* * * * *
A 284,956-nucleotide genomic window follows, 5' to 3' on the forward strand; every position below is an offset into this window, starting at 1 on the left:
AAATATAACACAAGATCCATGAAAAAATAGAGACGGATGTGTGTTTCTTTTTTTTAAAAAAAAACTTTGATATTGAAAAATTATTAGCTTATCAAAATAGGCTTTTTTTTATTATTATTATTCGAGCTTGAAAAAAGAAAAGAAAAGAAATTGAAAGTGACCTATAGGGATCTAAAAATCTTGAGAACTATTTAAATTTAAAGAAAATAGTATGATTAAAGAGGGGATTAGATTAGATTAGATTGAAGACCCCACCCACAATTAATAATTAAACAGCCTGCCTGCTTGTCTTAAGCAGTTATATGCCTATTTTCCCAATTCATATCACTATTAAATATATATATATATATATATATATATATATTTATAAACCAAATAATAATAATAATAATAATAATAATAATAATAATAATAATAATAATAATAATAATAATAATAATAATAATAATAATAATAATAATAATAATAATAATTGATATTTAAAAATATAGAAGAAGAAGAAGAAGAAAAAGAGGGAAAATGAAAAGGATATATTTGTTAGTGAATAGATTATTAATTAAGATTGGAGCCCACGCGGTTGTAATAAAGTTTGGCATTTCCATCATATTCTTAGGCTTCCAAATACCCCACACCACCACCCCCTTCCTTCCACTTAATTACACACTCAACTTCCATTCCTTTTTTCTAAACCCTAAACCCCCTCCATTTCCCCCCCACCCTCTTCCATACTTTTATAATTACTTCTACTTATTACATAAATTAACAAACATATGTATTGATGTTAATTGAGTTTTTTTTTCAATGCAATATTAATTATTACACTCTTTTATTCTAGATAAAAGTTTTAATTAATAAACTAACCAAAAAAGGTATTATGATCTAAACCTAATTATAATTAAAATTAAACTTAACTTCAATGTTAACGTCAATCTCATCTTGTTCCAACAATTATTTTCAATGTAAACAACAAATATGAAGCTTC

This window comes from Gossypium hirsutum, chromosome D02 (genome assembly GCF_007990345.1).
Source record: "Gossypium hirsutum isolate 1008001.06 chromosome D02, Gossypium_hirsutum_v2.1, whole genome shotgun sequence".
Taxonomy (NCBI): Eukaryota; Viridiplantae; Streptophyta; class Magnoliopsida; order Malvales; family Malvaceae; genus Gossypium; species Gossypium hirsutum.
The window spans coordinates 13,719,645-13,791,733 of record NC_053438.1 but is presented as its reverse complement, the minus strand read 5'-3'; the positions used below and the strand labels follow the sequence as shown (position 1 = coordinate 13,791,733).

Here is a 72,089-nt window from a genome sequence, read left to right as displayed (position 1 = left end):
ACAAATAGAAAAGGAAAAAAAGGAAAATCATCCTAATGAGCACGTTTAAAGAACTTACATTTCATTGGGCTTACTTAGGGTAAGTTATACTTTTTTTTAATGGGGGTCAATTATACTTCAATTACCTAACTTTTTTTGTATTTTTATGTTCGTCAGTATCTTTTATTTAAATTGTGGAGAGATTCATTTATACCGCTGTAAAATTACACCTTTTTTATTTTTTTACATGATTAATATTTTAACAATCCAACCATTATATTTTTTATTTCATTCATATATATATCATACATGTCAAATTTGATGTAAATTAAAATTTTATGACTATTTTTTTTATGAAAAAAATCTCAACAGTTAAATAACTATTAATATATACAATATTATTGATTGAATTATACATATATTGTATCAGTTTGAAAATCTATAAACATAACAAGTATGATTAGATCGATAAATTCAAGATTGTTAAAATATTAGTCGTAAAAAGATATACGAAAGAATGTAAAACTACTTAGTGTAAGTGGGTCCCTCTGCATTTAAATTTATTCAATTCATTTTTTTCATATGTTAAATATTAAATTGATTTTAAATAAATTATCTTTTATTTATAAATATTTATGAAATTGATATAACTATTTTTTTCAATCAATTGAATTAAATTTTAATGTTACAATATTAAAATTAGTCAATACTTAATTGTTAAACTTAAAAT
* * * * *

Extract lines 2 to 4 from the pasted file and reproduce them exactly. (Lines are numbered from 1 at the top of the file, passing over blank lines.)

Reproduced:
AAATATAACACAAGATCCATGAAAAAATAGAGACGGATGTGTGTTTCTTTTTTTTAAAAAAAAACTTTGATATTGAAAAATTATTAGCTTATCAAAATAGGCTTTTTTTTATTATTATTATTCGAGCTTGAAAAAAGAAAAGAAAAGAAATTGAAAGTGACCTATAGGGATCTAAAAATCTTGAGAACTATTTAAATTTAAAGAAAATAGTATGATTAAAGAGGGGATTAGATTAGATTAGATTGAAGACCCCACCCACAATTAATAATTAAACAGCCTGCCTGCTTGTCTTAAGCAGTTATATGCCTATTTTCCCAATTCATATCACTATTAAATATATATATATATATATATATATATATATTTATAAACCAAATAATAATAATAATAATAATAATAATAATAATAATAATAATAATAATAATAATAATAATAATAATAATAATAATAATAATAATAATAATAATAATAATTGATATTTAAAAATATAGAAGAAGAAGAAGAAGAAAAAGAGGGAAAATGAAAAGGATATATTTGTTAGTGAATAGATTATTAATTAAGATTGGAGCCCACGCGGTTGTAATAAAGTTTGGCATTTCCATCATATTCTTAGGCTTCCAAATACCCCACACCACCACCCCCTTCCTTCCACTTAATTACACACTCAACTTCCATTCCTTTTTTCTAAACCCTAAACCCCCTCCATTTCCCCCCCACCCTCTTCCATACTTTTATAATTACTTCTACTTATTACATAAATTAACAAACATATGTATTGATGTTAATTGAGTTTTTTTTTCAATGCAATATTAATTATTACACTCTTTTATTCTAGATAAAAGTTTTAATTAATAAACTAACCAAAAAAGGTATTATGATCTAAACCTAATTATAATTAAAATTAAACTTAACTTCAATGTTAACGTCAATCTCATCTTGTTCCAACAATTATTTTCAATGTAAACAACAAATATGAAGCTTC

This window comes from Gossypium hirsutum, chromosome D02 (genome assembly GCF_007990345.1).
Source record: "Gossypium hirsutum isolate 1008001.06 chromosome D02, Gossypium_hirsutum_v2.1, whole genome shotgun sequence".